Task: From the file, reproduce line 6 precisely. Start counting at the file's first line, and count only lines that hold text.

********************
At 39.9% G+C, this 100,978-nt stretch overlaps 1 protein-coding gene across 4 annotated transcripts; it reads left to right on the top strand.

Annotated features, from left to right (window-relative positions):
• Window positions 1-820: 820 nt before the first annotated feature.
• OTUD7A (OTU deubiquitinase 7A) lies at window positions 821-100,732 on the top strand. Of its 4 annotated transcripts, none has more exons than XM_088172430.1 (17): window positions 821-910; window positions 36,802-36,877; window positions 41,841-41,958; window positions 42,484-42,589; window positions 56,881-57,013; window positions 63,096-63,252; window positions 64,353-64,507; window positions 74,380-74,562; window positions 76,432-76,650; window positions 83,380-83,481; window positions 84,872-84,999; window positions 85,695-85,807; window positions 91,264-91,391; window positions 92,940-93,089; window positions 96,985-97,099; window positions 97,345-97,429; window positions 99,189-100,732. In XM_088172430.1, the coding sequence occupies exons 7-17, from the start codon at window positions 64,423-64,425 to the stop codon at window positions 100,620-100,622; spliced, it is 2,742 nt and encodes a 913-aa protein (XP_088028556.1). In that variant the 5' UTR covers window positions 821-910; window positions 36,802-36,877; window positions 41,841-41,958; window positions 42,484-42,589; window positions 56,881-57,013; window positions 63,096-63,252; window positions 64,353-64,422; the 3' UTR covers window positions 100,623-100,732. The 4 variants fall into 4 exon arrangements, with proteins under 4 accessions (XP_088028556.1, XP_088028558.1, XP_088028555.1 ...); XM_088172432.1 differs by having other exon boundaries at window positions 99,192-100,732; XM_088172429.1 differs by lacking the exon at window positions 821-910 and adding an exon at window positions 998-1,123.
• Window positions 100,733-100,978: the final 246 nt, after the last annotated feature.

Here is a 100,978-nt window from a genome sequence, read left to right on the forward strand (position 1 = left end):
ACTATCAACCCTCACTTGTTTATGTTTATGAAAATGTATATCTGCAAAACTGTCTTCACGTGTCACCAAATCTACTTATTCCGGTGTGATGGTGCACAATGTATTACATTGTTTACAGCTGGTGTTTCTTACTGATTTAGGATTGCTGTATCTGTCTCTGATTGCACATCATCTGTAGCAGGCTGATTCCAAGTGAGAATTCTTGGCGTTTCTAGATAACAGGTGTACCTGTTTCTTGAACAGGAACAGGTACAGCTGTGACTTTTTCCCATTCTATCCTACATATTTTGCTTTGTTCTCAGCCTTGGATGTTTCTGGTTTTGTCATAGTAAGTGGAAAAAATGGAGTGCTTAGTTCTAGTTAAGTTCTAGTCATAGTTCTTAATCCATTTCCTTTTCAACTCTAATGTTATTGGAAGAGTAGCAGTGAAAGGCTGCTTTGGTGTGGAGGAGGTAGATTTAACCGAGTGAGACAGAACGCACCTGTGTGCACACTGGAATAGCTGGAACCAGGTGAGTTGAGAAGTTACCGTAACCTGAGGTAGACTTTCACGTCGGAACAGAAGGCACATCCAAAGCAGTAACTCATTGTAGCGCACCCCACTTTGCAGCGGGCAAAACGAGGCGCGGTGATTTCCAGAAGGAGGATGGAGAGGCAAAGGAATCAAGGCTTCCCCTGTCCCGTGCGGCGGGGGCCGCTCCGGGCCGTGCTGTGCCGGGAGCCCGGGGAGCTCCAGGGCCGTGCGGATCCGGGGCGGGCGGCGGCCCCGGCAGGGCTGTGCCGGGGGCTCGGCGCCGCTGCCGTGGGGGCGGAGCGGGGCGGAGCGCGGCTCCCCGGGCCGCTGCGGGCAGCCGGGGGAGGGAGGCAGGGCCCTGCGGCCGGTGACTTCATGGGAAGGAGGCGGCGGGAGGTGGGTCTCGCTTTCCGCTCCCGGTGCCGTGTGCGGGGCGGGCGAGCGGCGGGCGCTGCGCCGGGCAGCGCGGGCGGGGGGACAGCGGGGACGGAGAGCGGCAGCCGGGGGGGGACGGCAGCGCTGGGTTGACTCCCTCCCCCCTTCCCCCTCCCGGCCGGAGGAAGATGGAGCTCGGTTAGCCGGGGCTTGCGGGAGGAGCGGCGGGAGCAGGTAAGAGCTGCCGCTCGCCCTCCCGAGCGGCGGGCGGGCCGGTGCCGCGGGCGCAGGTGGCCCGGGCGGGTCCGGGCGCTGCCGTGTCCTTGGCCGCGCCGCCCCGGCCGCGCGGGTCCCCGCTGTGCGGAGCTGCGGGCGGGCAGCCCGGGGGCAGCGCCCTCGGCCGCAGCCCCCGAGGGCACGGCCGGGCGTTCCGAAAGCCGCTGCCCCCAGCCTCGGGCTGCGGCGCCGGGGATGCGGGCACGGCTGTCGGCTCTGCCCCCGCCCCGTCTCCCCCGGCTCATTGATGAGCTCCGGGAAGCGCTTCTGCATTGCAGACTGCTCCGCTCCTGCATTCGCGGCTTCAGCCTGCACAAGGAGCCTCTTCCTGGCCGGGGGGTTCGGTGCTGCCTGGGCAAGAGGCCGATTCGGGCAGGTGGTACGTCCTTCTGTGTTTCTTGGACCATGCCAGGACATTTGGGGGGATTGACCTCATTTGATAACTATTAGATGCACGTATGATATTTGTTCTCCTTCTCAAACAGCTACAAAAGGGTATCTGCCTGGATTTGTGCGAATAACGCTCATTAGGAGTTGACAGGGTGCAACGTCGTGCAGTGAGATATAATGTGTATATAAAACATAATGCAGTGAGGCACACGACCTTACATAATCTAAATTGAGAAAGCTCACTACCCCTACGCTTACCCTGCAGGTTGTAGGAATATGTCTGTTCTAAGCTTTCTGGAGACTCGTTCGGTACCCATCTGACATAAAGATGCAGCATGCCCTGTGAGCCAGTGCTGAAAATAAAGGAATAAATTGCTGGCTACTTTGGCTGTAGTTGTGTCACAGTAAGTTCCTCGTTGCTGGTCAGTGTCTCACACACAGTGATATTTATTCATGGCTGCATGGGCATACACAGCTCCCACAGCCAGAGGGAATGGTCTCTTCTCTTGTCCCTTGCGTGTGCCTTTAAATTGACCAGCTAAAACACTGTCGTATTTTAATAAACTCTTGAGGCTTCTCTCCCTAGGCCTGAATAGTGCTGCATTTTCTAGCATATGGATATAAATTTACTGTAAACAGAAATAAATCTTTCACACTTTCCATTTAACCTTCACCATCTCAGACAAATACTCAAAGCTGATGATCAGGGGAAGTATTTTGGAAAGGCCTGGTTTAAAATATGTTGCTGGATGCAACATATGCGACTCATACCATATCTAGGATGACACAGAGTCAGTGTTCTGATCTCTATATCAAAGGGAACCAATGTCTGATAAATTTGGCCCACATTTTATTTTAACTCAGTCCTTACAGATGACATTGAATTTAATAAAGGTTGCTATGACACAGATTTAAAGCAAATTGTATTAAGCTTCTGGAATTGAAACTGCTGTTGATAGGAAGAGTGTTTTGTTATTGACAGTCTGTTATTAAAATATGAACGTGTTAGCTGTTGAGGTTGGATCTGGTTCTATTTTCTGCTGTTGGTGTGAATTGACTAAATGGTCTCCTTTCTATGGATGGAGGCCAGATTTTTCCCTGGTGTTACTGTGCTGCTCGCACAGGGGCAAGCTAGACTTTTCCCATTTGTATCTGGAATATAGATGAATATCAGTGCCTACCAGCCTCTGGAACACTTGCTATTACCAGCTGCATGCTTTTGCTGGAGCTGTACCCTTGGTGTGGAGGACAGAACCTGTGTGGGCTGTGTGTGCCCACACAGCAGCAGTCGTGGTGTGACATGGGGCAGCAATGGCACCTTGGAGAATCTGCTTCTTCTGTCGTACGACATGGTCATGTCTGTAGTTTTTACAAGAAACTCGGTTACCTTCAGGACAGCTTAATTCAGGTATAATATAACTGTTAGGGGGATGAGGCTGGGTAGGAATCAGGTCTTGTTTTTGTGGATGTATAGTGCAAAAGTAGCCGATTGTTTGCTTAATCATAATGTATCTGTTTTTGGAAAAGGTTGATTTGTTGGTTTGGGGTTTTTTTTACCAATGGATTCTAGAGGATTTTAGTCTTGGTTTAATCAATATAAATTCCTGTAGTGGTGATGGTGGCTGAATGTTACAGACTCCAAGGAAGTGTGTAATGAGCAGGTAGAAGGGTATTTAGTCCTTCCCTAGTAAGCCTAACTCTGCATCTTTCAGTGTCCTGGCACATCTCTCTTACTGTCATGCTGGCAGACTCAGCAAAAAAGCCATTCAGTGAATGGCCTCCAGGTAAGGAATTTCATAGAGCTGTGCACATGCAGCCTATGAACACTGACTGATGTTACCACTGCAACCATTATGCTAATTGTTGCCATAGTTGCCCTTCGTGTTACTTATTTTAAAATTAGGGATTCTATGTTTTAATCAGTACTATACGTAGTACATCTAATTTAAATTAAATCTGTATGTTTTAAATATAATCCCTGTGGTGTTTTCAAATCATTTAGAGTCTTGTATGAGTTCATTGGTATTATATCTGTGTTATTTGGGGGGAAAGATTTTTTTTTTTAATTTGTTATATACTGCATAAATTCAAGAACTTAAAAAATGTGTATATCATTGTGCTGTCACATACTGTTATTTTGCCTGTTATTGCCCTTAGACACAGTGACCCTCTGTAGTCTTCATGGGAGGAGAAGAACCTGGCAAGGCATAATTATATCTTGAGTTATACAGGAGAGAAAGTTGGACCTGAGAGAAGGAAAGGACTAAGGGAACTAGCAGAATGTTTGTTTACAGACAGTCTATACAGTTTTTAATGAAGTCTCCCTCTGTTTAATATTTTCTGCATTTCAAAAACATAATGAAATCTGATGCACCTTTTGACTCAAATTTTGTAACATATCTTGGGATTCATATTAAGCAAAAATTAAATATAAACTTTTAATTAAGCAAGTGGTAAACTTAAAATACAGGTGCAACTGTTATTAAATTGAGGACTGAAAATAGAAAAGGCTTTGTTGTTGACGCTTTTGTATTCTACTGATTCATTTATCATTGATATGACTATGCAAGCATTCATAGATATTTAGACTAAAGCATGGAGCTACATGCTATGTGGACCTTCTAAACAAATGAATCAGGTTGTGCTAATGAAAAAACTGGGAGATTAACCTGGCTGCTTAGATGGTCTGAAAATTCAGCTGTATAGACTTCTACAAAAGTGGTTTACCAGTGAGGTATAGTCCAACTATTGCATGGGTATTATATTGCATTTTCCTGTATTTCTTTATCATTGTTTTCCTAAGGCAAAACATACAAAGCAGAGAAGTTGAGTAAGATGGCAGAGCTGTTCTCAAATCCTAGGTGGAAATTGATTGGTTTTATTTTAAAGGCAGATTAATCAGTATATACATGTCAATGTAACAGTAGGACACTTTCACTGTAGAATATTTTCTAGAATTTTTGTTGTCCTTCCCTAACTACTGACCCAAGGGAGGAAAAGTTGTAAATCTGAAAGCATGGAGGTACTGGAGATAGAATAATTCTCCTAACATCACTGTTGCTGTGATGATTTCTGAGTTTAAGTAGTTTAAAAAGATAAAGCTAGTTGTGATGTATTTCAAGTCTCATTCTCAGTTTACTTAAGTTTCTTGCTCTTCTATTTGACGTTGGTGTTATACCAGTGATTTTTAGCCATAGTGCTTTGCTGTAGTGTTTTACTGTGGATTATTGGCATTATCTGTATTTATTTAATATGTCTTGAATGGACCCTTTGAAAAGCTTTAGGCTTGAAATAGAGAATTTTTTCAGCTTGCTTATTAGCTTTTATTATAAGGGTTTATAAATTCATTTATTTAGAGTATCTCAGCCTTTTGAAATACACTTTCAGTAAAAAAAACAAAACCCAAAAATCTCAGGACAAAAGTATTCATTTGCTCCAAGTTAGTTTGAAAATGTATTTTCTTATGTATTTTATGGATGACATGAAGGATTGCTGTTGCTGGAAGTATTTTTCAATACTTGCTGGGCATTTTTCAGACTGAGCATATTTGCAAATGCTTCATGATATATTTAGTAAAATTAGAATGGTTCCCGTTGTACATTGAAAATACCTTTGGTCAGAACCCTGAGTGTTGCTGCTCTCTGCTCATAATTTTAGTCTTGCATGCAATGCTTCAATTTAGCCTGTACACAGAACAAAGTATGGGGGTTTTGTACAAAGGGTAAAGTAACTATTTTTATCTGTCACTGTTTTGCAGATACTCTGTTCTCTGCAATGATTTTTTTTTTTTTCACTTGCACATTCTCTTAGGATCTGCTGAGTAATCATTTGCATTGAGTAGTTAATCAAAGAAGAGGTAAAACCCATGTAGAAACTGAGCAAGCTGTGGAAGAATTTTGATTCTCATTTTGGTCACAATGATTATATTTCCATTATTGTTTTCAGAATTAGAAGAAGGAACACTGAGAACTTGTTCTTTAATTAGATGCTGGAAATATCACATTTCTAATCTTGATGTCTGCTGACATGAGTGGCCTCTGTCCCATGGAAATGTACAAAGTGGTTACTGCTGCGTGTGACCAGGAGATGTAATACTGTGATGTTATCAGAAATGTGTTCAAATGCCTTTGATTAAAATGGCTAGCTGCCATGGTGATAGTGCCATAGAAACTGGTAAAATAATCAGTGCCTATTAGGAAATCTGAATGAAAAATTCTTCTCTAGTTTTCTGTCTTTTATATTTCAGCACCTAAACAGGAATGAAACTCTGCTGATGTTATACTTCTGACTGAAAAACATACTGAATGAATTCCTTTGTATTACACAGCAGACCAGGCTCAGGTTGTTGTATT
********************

Here is a 100,978-nt window from a genome sequence, read left to right on the forward strand (position 1 = left end):